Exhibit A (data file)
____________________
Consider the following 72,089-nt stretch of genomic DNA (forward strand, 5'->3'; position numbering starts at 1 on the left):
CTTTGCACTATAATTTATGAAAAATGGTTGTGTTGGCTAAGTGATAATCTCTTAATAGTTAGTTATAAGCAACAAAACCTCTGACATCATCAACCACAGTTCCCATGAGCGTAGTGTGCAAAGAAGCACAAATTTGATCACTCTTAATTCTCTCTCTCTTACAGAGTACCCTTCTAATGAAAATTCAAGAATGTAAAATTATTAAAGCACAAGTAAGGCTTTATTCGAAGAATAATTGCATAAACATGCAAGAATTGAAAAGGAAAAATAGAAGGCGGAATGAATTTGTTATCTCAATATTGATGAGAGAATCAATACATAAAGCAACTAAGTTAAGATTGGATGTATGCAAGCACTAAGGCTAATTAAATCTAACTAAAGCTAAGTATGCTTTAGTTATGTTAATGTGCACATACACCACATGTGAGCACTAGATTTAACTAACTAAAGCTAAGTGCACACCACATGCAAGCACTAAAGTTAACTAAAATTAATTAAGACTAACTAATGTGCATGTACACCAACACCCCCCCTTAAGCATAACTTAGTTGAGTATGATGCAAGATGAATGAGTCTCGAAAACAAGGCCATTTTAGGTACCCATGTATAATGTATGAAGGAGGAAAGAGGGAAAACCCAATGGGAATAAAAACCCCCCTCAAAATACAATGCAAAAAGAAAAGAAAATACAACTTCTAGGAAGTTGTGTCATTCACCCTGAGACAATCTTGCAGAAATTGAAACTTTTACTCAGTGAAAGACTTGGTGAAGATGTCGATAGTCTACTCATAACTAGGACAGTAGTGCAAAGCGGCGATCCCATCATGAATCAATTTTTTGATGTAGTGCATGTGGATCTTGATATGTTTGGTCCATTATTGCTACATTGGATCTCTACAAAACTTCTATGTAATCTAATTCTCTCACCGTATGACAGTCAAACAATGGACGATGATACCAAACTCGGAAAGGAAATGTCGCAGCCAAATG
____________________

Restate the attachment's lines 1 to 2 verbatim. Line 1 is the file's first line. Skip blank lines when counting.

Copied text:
Consider the following 72,089-nt stretch of genomic DNA (forward strand, 5'->3'; position numbering starts at 1 on the left):
CTTTGCACTATAATTTATGAAAAATGGTTGTGTTGGCTAAGTGATAATCTCTTAATAGTTAGTTATAAGCAACAAAACCTCTGACATCATCAACCACAGTTCCCATGAGCGTAGTGTGCAAAGAAGCACAAATTTGATCACTCTTAATTCTCTCTCTCTTACAGAGTACCCTTCTAATGAAAATTCAAGAATGTAAAATTATTAAAGCACAAGTAAGGCTTTATTCGAAGAATAATTGCATAAACATGCAAGAATTGAAAAGGAAAAATAGAAGGCGGAATGAATTTGTTATCTCAATATTGATGAGAGAATCAATACATAAAGCAACTAAGTTAAGATTGGATGTATGCAAGCACTAAGGCTAATTAAATCTAACTAAAGCTAAGTATGCTTTAGTTATGTTAATGTGCACATACACCACATGTGAGCACTAGATTTAACTAACTAAAGCTAAGTGCACACCACATGCAAGCACTAAAGTTAACTAAAATTAATTAAGACTAACTAATGTGCATGTACACCAACACCCCCCCTTAAGCATAACTTAGTTGAGTATGATGCAAGATGAATGAGTCTCGAAAACAAGGCCATTTTAGGTACCCATGTATAATGTATGAAGGAGGAAAGAGGGAAAACCCAATGGGAATAAAAACCCCCCTCAAAATACAATGCAAAAAGAAAAGAAAATACAACTTCTAGGAAGTTGTGTCATTCACCCTGAGACAATCTTGCAGAAATTGAAACTTTTACTCAGTGAAAGACTTGGTGAAGATGTCGATAGTCTACTCATAACTAGGACAGTAGTGCAAAGCGGCGATCCCATCATGAATCAATTTTTTGATGTAGTGCATGTGGATCTTGATATGTTTGGTCCATTATTGCTACATTGGATCTCTACAAAACTTCTATGTAATCTAATTCTCTCACCGTATGACAGTCAAACAATGGACGATGATACCAAACTCGGAAAGGAAATGTCGCAGCCAAATG